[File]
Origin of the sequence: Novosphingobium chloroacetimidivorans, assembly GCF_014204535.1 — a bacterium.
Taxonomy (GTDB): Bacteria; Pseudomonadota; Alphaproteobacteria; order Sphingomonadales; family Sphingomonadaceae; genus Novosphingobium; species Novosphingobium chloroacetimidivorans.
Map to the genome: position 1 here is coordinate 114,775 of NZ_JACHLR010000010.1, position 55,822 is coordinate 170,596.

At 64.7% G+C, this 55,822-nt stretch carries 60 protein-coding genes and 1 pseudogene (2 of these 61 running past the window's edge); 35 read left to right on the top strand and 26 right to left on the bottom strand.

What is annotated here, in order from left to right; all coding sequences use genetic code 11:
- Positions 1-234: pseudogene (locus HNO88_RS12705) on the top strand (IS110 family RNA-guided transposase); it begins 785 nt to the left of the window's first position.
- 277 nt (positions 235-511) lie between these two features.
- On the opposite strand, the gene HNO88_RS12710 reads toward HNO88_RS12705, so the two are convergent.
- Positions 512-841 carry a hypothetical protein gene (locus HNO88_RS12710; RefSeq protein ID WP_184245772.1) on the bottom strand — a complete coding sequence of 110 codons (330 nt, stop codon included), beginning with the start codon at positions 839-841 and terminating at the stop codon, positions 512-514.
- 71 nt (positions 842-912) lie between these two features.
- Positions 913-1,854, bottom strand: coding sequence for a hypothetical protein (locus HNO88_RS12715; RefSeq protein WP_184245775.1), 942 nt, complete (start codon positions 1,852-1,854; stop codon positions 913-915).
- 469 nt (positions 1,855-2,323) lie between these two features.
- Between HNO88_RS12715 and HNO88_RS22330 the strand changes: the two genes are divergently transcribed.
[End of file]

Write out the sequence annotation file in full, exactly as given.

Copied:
Origin of the sequence: Novosphingobium chloroacetimidivorans, assembly GCF_014204535.1 — a bacterium.
Taxonomy (GTDB): Bacteria; Pseudomonadota; Alphaproteobacteria; order Sphingomonadales; family Sphingomonadaceae; genus Novosphingobium; species Novosphingobium chloroacetimidivorans.
Map to the genome: position 1 here is coordinate 114,775 of NZ_JACHLR010000010.1, position 55,822 is coordinate 170,596.

At 64.7% G+C, this 55,822-nt stretch carries 60 protein-coding genes and 1 pseudogene (2 of these 61 running past the window's edge); 35 read left to right on the top strand and 26 right to left on the bottom strand.

What is annotated here, in order from left to right; all coding sequences use genetic code 11:
- Positions 1-234: pseudogene (locus HNO88_RS12705) on the top strand (IS110 family RNA-guided transposase); it begins 785 nt to the left of the window's first position.
- 277 nt (positions 235-511) lie between these two features.
- On the opposite strand, the gene HNO88_RS12710 reads toward HNO88_RS12705, so the two are convergent.
- Positions 512-841 carry a hypothetical protein gene (locus HNO88_RS12710; RefSeq protein ID WP_184245772.1) on the bottom strand — a complete coding sequence of 110 codons (330 nt, stop codon included), beginning with the start codon at positions 839-841 and terminating at the stop codon, positions 512-514.
- 71 nt (positions 842-912) lie between these two features.
- Positions 913-1,854, bottom strand: coding sequence for a hypothetical protein (locus HNO88_RS12715; RefSeq protein WP_184245775.1), 942 nt, complete (start codon positions 1,852-1,854; stop codon positions 913-915).
- 469 nt (positions 1,855-2,323) lie between these two features.
- Between HNO88_RS12715 and HNO88_RS22330 the strand changes: the two genes are divergently transcribed.